Film & TV

The Holy Allure of the Truffle

Aurelio Conterno in The Truffle Hunters. (Michael Dweck and Gregory Kershaw/Sony Pictures Classics)
An adorable new documentary looks at the strange fellows who hunt truffles and the dogs who love and work for them.

You will derive some sense of the value of truffles if you observe a group of men standing around discussing how to find them and hear one boast that he sometimes succeeds in digging up as much as 150 grams of them a week. But truffle hunting isn’t just harvesting a substance so sought-after that five ounces a week of it will keep the lights on in your hovel. It’s a vocation, an art, a life. One old fellow we encounter in the documentary The Truffle Hunters tentatively meets with a priest who informs him that, yes, there will be truffle hunting in heaven.

A slight, plotless, but beguiling documentary, The Truffle Hunters comprises a gallery of charming portraits of codgers searching for the magical places where truffles hide beneath the soil in the woods of the Piedmont region of Italy. You may notice that “grams,” a word frequently heard in the film, gradually starts to take on a more North American resonance. The strange truffle-centric culture resembles a gourmand version of a television drama about big-time drug dealers. As in The Wire, the pathetic grunts who work at the (literal) ground level barely get by (and those who do the most critical work of all — the dogs — get paid nothing). Grand middlemen in flashy clothes are the ones who seem to be getting rich from the truffle trade, and you know someone is dealing with a true kingpin when he is heard switching to another language on the phone: in this case it’s French, the language of haute cuisine, instead of Spanish. Men meet in dimly lit archways to haggle over prices, and there’s a classic let’s-meet-by-the-headlights-of-this-parked car tableau, familiar from many a chilling episode of Breaking Bad. Unreliable people make slippery statements like, “Make me a good offer and they’re yours. But I promised them to someone else.”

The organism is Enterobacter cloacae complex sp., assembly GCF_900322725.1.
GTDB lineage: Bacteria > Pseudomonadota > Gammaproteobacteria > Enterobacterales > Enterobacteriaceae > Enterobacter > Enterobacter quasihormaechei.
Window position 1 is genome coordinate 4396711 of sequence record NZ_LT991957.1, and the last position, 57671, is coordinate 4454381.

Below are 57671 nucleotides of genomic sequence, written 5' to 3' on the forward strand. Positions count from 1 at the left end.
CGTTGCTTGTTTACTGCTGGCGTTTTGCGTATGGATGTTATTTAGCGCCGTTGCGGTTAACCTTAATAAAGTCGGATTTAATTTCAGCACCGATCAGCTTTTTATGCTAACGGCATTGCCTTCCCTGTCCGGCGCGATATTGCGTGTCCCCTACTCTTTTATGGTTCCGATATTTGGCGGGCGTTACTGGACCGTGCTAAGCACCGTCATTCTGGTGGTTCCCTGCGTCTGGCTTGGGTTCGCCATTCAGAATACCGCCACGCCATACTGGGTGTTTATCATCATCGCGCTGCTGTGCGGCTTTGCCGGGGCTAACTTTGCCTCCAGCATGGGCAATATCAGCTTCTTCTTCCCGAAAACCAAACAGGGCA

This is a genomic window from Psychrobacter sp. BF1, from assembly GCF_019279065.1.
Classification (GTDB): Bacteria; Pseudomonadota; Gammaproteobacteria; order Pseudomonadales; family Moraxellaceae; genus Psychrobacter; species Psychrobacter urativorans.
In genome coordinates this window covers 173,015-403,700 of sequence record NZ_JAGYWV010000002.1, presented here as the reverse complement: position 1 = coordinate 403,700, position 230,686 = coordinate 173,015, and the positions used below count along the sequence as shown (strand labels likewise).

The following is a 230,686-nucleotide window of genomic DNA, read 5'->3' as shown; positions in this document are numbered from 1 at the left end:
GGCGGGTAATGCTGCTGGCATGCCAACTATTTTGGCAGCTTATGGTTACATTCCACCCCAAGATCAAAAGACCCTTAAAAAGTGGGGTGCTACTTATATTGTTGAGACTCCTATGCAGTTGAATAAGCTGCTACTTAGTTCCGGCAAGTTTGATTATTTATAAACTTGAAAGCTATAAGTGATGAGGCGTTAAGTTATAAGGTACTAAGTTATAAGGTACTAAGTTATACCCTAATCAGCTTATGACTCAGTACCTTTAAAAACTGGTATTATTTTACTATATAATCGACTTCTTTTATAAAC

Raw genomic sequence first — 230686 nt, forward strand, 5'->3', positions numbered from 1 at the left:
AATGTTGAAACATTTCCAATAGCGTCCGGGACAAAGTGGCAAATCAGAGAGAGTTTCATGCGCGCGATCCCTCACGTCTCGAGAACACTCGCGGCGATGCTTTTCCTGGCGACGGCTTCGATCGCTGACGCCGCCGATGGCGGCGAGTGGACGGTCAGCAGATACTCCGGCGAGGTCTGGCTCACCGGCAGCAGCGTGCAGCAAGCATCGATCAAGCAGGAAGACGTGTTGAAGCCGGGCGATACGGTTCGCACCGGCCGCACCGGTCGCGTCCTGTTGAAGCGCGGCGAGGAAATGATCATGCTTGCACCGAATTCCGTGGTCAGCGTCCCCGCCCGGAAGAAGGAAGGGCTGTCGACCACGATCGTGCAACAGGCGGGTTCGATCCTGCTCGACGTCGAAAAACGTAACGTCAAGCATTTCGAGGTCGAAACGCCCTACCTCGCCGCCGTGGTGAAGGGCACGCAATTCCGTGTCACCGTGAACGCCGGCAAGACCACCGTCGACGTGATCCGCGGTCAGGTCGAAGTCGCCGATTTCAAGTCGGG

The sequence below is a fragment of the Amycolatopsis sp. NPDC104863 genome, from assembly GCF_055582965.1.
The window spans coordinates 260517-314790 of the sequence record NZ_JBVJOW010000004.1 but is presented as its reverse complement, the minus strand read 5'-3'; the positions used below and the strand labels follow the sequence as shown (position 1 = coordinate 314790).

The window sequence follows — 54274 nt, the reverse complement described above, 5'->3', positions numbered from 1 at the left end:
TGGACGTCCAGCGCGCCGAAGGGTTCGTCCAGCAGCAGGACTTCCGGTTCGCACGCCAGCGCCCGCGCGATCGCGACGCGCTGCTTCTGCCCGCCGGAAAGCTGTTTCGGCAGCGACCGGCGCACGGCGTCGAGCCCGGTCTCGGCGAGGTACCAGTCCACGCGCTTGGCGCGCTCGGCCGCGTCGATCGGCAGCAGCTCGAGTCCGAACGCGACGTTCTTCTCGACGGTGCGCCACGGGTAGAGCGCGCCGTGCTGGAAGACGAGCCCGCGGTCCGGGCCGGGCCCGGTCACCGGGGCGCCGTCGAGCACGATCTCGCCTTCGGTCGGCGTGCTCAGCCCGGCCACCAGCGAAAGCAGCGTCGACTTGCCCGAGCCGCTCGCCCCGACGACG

This stuff is as craved as high-grade Colombian marching powder. As in the markets for many other rare and valuable goods, certain codes and traditions have sprung up over the decades to maintain order in truffle-land, but longtime players of the game tend to grouse about how the new hotshots don’t respect the established ways of doing things, and there is a lot of anger directed at arrogant new competitors who muscle in on somebody else’s (actual) turf. There are dirty tricks and savage violence, too: jealous guarding of territory leads some men to plant poison to take out the dogs of their rivals.

Directed with a combination of delicate respect and dry humor by Michael Dweck and Gregory Kershaw, The Truffle Hunters is told mainly with stately gravitas, the camera for the most part sitting in placid stillness as the truffle-crazed men muse about their work and lavish loving attention on their four-footed best friends. In sudden dynamic interludes, though, kinesis takes over, via dog cams mounted on the hounds: Let’s hunt! From the canine point of view, dashing through the woods looking for places to dig is a real tail-wagger. (Also, it’s fun to see what it does to the cameras when the dogs shake the water off their bodies.)

The love between the men and their dogs is the sweetest aspect of the film; one elderly gent muses that he has no need of a woman because he’s got his dog, and we see another guy merrily taking a bath with his pooch. Others eat dinner with their dogs seated right on top of the table. On an altar in a magnificently decorated church, a priest gives a dual blessing to a man and his hound; a dog’s daddy celebrates a birthday by giving the animal a cake, complete with candles. A man in his eighties seems mainly to be worried about finding a suitable new papa for his canine companion.

As for the truffles, they’re holy relics that exist on some mystical plane separate from the glamourless lives of the men who gather them. One large specimen, displayed regally on a tray, is taken out for public delectation like a Renoir painting, and a crowd lines up for the privilege of taking a brief sniff. Toward the end of the film, one of the truffle hunters remarks that nobody he knows ever eats a truffle. But in a climactic moment, someone does actually ingest some of the eminent fungus. It is not the kind of thing you slather on your peanut-butter sandwich and scarf down while you’re watching the weather report, though.

We watch as one of the rich dealers prepares himself for what may as well be a religious rite. Dressed in a suit and tie, as if he’s going to church, with a glass of fine wine close at hand and opera playing somewhere in the background, he applies total focus to the moment. A woman comes over and solemnly shaves some truffles atop his eggs. In silent reverence he lifts the magnificent offering to his lips, takes it with deep satisfaction and pronounces his verdict: “I like it. Very good.” The angels sing.


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